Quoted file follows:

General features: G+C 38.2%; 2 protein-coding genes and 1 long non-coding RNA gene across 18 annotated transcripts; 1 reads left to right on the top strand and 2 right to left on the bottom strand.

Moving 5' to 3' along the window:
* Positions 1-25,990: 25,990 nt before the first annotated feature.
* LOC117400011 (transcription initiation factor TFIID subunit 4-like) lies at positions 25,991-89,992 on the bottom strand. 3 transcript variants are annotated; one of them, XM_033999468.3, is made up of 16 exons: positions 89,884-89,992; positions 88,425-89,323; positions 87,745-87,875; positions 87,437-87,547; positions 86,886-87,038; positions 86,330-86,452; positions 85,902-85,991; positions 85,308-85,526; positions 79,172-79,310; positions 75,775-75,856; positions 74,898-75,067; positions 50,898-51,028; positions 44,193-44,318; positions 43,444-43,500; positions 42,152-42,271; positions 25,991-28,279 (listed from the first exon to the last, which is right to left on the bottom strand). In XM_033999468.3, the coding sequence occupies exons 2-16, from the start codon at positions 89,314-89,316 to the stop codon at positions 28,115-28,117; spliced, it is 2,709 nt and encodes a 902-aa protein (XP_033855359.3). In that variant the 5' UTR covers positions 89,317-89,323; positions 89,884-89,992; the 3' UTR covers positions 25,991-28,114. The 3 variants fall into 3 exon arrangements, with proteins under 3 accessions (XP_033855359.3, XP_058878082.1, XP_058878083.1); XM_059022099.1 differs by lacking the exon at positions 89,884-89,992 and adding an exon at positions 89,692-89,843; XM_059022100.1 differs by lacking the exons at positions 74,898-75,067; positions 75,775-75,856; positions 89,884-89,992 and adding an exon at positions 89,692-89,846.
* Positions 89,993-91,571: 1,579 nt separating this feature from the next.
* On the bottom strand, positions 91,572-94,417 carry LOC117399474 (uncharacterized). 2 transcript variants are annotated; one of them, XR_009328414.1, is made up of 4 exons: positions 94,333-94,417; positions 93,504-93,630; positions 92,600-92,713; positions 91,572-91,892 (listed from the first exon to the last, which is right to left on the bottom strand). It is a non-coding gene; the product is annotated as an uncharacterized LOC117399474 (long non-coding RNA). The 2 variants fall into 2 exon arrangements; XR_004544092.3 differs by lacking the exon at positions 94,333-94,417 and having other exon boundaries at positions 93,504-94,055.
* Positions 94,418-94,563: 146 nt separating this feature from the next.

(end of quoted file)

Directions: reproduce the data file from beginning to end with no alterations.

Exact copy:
General features: G+C 38.2%; 2 protein-coding genes and 1 long non-coding RNA gene across 18 annotated transcripts; 1 reads left to right on the top strand and 2 right to left on the bottom strand.

Moving 5' to 3' along the window:
* Positions 1-25,990: 25,990 nt before the first annotated feature.
* LOC117400011 (transcription initiation factor TFIID subunit 4-like) lies at positions 25,991-89,992 on the bottom strand. 3 transcript variants are annotated; one of them, XM_033999468.3, is made up of 16 exons: positions 89,884-89,992; positions 88,425-89,323; positions 87,745-87,875; positions 87,437-87,547; positions 86,886-87,038; positions 86,330-86,452; positions 85,902-85,991; positions 85,308-85,526; positions 79,172-79,310; positions 75,775-75,856; positions 74,898-75,067; positions 50,898-51,028; positions 44,193-44,318; positions 43,444-43,500; positions 42,152-42,271; positions 25,991-28,279 (listed from the first exon to the last, which is right to left on the bottom strand). In XM_033999468.3, the coding sequence occupies exons 2-16, from the start codon at positions 89,314-89,316 to the stop codon at positions 28,115-28,117; spliced, it is 2,709 nt and encodes a 902-aa protein (XP_033855359.3). In that variant the 5' UTR covers positions 89,317-89,323; positions 89,884-89,992; the 3' UTR covers positions 25,991-28,114. The 3 variants fall into 3 exon arrangements, with proteins under 3 accessions (XP_033855359.3, XP_058878082.1, XP_058878083.1); XM_059022099.1 differs by lacking the exon at positions 89,884-89,992 and adding an exon at positions 89,692-89,843; XM_059022100.1 differs by lacking the exons at positions 74,898-75,067; positions 75,775-75,856; positions 89,884-89,992 and adding an exon at positions 89,692-89,846.
* Positions 89,993-91,571: 1,579 nt separating this feature from the next.
* On the bottom strand, positions 91,572-94,417 carry LOC117399474 (uncharacterized). 2 transcript variants are annotated; one of them, XR_009328414.1, is made up of 4 exons: positions 94,333-94,417; positions 93,504-93,630; positions 92,600-92,713; positions 91,572-91,892 (listed from the first exon to the last, which is right to left on the bottom strand). It is a non-coding gene; the product is annotated as an uncharacterized LOC117399474 (long non-coding RNA). The 2 variants fall into 2 exon arrangements; XR_004544092.3 differs by lacking the exon at positions 94,333-94,417 and having other exon boundaries at positions 93,504-94,055.
* Positions 94,418-94,563: 146 nt separating this feature from the next.